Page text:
How to choose the forklift you need
Finding the forklift your plant needs can be a complex process. The right machine has the potential to increase productivity and lower operational costs, while the wrong lift can hinder employee morale and cause delays in production and shipping.
There are options aplenty with forklifts and they vary based on what job they are designed to tackle.
The following considerations will help you choose the forklift you need for your company.
Develop a cost per pallet matrix
For a lift that will see mostly continuous use, create a baseline for comparison purposes. For example, calculate the number of pallets each machine is able to move per shift. This will incorporate the number of pallets a lift is able to carry, the speed at which the mast can raise and lower to the average pallet height, and how quickly it can safely manoeuvre between locations.
Cost per pallet can then be determined by combining operator costs per pallet with the total expected ownership costs of the forklift. This will include the purchase and financing costs, operational costs, service, maintenance, additional equipment, and re-sale value over the expected use-life.
Consider used forklifts
While the natural pick may seem like a new machine, the more sound economic option could be finding a quality used forklift. If the forklift be used every day, and be in operation more than four hours per day, a new machine likely makes the most sense. However, a used machine could be the better option if it will spend more time parked than in use.
Review load requirements
Most warehouses know what they need their forklift to move. The first step should be establishing the weight of the heaviest load the forklift will need to move on a regular basis. Clearly, the chosen forklift needs to be rated for that weight.
Next, determine if there are any abnormal load weights the forklift might need to handle. If that load can be broken into two moves then a forklift with less load capacity could provide enough cost savings to validate the extra operator time. This is where the aforementioned cost per pallet matrix will be useful.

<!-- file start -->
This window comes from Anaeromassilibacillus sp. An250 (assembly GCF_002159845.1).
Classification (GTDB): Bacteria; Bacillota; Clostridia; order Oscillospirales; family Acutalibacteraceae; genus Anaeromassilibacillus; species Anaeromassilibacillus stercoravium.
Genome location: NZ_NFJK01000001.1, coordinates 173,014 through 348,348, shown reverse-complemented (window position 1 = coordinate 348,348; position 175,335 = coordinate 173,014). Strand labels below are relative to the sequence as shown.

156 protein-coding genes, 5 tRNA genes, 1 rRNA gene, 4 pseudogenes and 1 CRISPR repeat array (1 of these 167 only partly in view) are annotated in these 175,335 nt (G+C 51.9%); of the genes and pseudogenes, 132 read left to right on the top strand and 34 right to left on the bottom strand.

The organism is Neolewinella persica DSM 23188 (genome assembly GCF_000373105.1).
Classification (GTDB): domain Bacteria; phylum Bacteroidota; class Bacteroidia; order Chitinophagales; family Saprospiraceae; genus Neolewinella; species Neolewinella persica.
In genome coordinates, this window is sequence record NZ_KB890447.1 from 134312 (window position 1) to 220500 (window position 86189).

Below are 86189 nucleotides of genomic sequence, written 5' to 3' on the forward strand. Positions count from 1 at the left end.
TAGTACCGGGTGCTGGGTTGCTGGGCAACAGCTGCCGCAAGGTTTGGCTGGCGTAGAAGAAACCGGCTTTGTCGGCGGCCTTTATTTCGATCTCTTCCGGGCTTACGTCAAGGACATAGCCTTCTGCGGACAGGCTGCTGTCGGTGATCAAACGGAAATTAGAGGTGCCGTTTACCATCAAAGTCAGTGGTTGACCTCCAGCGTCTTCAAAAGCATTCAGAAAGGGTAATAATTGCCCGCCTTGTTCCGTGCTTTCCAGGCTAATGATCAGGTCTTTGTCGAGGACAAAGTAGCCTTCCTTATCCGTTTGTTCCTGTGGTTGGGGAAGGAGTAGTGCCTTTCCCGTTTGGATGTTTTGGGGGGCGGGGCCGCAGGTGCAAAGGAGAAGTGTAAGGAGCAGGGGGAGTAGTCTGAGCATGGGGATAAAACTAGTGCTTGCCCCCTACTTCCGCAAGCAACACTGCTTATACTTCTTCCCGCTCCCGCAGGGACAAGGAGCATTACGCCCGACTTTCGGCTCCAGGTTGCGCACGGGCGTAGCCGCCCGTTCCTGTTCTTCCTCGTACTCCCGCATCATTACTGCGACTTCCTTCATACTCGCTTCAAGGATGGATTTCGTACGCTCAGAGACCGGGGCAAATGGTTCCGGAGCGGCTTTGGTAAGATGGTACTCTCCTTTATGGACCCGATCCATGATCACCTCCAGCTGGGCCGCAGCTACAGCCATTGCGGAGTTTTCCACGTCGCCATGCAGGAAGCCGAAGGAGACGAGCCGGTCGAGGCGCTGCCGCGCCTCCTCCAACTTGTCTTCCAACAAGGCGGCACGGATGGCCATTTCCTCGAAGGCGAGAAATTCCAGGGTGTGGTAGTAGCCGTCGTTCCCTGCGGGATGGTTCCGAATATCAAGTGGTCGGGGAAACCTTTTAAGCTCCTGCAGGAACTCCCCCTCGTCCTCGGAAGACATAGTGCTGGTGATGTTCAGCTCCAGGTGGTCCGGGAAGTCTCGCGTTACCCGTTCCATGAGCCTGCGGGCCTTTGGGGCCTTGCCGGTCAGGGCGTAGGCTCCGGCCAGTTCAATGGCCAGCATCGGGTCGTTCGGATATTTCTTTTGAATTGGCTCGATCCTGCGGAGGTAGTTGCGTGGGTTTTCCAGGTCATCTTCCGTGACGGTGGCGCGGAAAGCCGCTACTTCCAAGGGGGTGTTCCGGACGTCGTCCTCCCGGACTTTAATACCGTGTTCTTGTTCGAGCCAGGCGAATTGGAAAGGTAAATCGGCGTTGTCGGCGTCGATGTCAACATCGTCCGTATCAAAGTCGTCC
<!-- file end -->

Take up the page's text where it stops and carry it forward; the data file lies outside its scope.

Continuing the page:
Consider precision placement
Side-shift is a nice feature, but it comes at a cost. Some warehouses are tight on space, which means narrow thresholds when placing stock. Load width comes into play as well, as it is more difficult for some operators to gauge the edges of wider loads. Being able to move the load side-to-side can save time and reduce aggravation for employees moving loads into tight windows.
Know your height constraints
A forklift that can't reach your highest shelf clearly makes no sense. Just as important, though, is the collapsed height of the mast. Are there low-hanging lights, entry ways or containers the forklift needs to fit under or in? This is also a good time to consider the width requirements and turning radius needs.
Get attached to the forklift
Based on what needs to be moved, a slew of attachments are available for certain lifts. They range from hoppers, work platforms, carton clamps, extensions, paper roll clamps, dump buckets and more. Review needs and options so you can get the most out of your machine.
Many forklifts come with an array of ergonomic options for operator safety. If a machine will receive prolonged use, driver comfort is an important consideration; it can decrease injury and work-related back injuries. The improved health leads to better productivity on the job and reduces work absences. However, if operators are using them in short stints, the added cost isn't likely to improve production, employee satisfaction or safety.
Pick your priorities
Forklifts are available in electric, gas (including natural gas) and diesel options. The right motor for your facility depends on the type of use.
These options offer long-life and can carry heavier loads. They are generally easy to re-fuel, but require fuel storage. They are better than diesel for indoor use, cheaper to purchase, but cost the most to run and service. They generally have the lowest re-sale value.
A diesel motor is best suited for outdoor use, particularly for a machine that will see prolonged use and will be moving heavy loads. Emissions are problematic for many indoor applications, but they operate at faster acceleration and lift speeds. They are also more economical than gas options.
The initial price of an electric forklift will be higher, but they are generally cheaper over the life of the unit. They have lower operational, service and maintenance costs, offer a longer lifespan than other platforms, are more compact and nimble, and do not create noise or air pollution. They are more limited with load capacity and have recharging constraints, but are favoured for indoor use.
The options can seem daunting at first glance, but a systematic approach will eliminate equipment that doesn't suit your needs. With a bit of financial analysis, it becomes easier to choose the right forklift to fit your needs.
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